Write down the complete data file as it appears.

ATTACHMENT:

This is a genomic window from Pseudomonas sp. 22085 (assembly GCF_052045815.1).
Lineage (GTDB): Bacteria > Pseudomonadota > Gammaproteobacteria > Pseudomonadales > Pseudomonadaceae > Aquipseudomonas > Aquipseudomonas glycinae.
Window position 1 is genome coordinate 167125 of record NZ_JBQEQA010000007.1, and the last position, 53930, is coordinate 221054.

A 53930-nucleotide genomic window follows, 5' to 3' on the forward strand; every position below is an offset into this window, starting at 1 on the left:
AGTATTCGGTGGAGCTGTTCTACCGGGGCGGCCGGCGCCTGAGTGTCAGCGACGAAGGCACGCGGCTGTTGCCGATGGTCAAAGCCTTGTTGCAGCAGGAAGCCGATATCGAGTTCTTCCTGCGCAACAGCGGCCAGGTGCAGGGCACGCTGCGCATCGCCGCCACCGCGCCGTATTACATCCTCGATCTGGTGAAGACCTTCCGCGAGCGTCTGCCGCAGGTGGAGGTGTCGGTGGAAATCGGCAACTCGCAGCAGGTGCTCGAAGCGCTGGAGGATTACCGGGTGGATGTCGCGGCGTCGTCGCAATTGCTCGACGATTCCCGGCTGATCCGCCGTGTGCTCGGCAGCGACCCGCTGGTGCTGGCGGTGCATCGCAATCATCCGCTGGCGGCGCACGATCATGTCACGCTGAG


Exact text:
This is a genomic window from Pseudomonas sp. 22085 (assembly GCF_052045815.1).
Lineage (GTDB): Bacteria > Pseudomonadota > Gammaproteobacteria > Pseudomonadales > Pseudomonadaceae > Aquipseudomonas > Aquipseudomonas glycinae.
Window position 1 is genome coordinate 167125 of record NZ_JBQEQA010000007.1, and the last position, 53930, is coordinate 221054.

A 53930-nucleotide genomic window follows, 5' to 3' on the forward strand; every position below is an offset into this window, starting at 1 on the left:
AGTATTCGGTGGAGCTGTTCTACCGGGGCGGCCGGCGCCTGAGTGTCAGCGACGAAGGCACGCGGCTGTTGCCGATGGTCAAAGCCTTGTTGCAGCAGGAAGCCGATATCGAGTTCTTCCTGCGCAACAGCGGCCAGGTGCAGGGCACGCTGCGCATCGCCGCCACCGCGCCGTATTACATCCTCGATCTGGTGAAGACCTTCCGCGAGCGTCTGCCGCAGGTGGAGGTGTCGGTGGAAATCGGCAACTCGCAGCAGGTGCTCGAAGCGCTGGAGGATTACCGGGTGGATGTCGCGGCGTCGTCGCAATTGCTCGACGATTCCCGGCTGATCCGCCGTGTGCTCGGCAGCGACCCGCTGGTGCTGGCGGTGCATCGCAATCATCCGCTGGCGGCGCACGATCATGTCACGCTGAG